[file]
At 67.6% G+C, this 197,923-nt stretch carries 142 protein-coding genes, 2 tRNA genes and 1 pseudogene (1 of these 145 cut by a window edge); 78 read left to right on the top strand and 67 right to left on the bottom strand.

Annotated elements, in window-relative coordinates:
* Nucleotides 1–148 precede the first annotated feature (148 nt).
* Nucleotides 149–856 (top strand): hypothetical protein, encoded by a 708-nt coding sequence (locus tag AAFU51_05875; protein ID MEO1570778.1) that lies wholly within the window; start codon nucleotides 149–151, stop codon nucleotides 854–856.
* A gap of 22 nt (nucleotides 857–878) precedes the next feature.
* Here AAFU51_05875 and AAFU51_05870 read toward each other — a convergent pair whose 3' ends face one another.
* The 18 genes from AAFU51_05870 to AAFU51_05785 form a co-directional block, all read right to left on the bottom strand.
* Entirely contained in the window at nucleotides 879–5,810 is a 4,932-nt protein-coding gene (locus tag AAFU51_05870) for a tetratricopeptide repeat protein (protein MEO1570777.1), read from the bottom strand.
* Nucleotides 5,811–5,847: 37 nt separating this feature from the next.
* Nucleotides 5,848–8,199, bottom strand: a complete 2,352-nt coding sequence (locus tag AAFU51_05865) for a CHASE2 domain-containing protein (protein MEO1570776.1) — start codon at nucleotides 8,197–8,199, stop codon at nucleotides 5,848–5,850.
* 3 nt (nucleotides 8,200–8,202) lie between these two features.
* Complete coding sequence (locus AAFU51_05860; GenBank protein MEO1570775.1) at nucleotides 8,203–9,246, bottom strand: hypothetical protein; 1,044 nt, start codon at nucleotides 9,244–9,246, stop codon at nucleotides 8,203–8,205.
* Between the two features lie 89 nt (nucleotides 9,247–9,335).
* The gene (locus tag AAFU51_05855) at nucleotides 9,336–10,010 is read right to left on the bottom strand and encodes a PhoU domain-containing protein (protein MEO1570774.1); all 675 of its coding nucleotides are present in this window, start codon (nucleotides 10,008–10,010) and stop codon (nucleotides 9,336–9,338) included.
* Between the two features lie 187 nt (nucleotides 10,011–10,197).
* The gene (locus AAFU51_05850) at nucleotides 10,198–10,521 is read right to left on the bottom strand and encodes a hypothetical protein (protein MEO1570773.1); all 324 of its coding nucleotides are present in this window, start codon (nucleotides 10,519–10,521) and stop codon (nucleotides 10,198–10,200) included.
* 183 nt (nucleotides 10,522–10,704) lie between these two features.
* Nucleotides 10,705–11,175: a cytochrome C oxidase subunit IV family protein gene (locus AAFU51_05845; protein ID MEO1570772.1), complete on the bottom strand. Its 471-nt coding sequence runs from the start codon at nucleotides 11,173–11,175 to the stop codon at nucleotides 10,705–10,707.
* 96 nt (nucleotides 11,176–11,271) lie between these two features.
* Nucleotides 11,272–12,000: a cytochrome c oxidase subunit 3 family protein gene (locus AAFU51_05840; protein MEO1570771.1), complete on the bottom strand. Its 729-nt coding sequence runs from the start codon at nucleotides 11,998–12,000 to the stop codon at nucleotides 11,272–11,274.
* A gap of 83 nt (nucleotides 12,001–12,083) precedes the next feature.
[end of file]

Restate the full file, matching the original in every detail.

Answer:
At 67.6% G+C, this 197,923-nt stretch carries 142 protein-coding genes, 2 tRNA genes and 1 pseudogene (1 of these 145 cut by a window edge); 78 read left to right on the top strand and 67 right to left on the bottom strand.

Annotated elements, in window-relative coordinates:
* Nucleotides 1–148 precede the first annotated feature (148 nt).
* Nucleotides 149–856 (top strand): hypothetical protein, encoded by a 708-nt coding sequence (locus tag AAFU51_05875; protein ID MEO1570778.1) that lies wholly within the window; start codon nucleotides 149–151, stop codon nucleotides 854–856.
* A gap of 22 nt (nucleotides 857–878) precedes the next feature.
* Here AAFU51_05875 and AAFU51_05870 read toward each other — a convergent pair whose 3' ends face one another.
* The 18 genes from AAFU51_05870 to AAFU51_05785 form a co-directional block, all read right to left on the bottom strand.
* Entirely contained in the window at nucleotides 879–5,810 is a 4,932-nt protein-coding gene (locus tag AAFU51_05870) for a tetratricopeptide repeat protein (protein MEO1570777.1), read from the bottom strand.
* Nucleotides 5,811–5,847: 37 nt separating this feature from the next.
* Nucleotides 5,848–8,199, bottom strand: a complete 2,352-nt coding sequence (locus tag AAFU51_05865) for a CHASE2 domain-containing protein (protein MEO1570776.1) — start codon at nucleotides 8,197–8,199, stop codon at nucleotides 5,848–5,850.
* 3 nt (nucleotides 8,200–8,202) lie between these two features.
* Complete coding sequence (locus AAFU51_05860; GenBank protein MEO1570775.1) at nucleotides 8,203–9,246, bottom strand: hypothetical protein; 1,044 nt, start codon at nucleotides 9,244–9,246, stop codon at nucleotides 8,203–8,205.
* Between the two features lie 89 nt (nucleotides 9,247–9,335).
* The gene (locus tag AAFU51_05855) at nucleotides 9,336–10,010 is read right to left on the bottom strand and encodes a PhoU domain-containing protein (protein MEO1570774.1); all 675 of its coding nucleotides are present in this window, start codon (nucleotides 10,008–10,010) and stop codon (nucleotides 9,336–9,338) included.
* Between the two features lie 187 nt (nucleotides 10,011–10,197).
* The gene (locus AAFU51_05850) at nucleotides 10,198–10,521 is read right to left on the bottom strand and encodes a hypothetical protein (protein MEO1570773.1); all 324 of its coding nucleotides are present in this window, start codon (nucleotides 10,519–10,521) and stop codon (nucleotides 10,198–10,200) included.
* 183 nt (nucleotides 10,522–10,704) lie between these two features.
* Nucleotides 10,705–11,175: a cytochrome C oxidase subunit IV family protein gene (locus AAFU51_05845; protein ID MEO1570772.1), complete on the bottom strand. Its 471-nt coding sequence runs from the start codon at nucleotides 11,173–11,175 to the stop codon at nucleotides 10,705–10,707.
* 96 nt (nucleotides 11,176–11,271) lie between these two features.
* Nucleotides 11,272–12,000: a cytochrome c oxidase subunit 3 family protein gene (locus AAFU51_05840; protein MEO1570771.1), complete on the bottom strand. Its 729-nt coding sequence runs from the start codon at nucleotides 11,998–12,000 to the stop codon at nucleotides 11,272–11,274.
* A gap of 83 nt (nucleotides 12,001–12,083) precedes the next feature.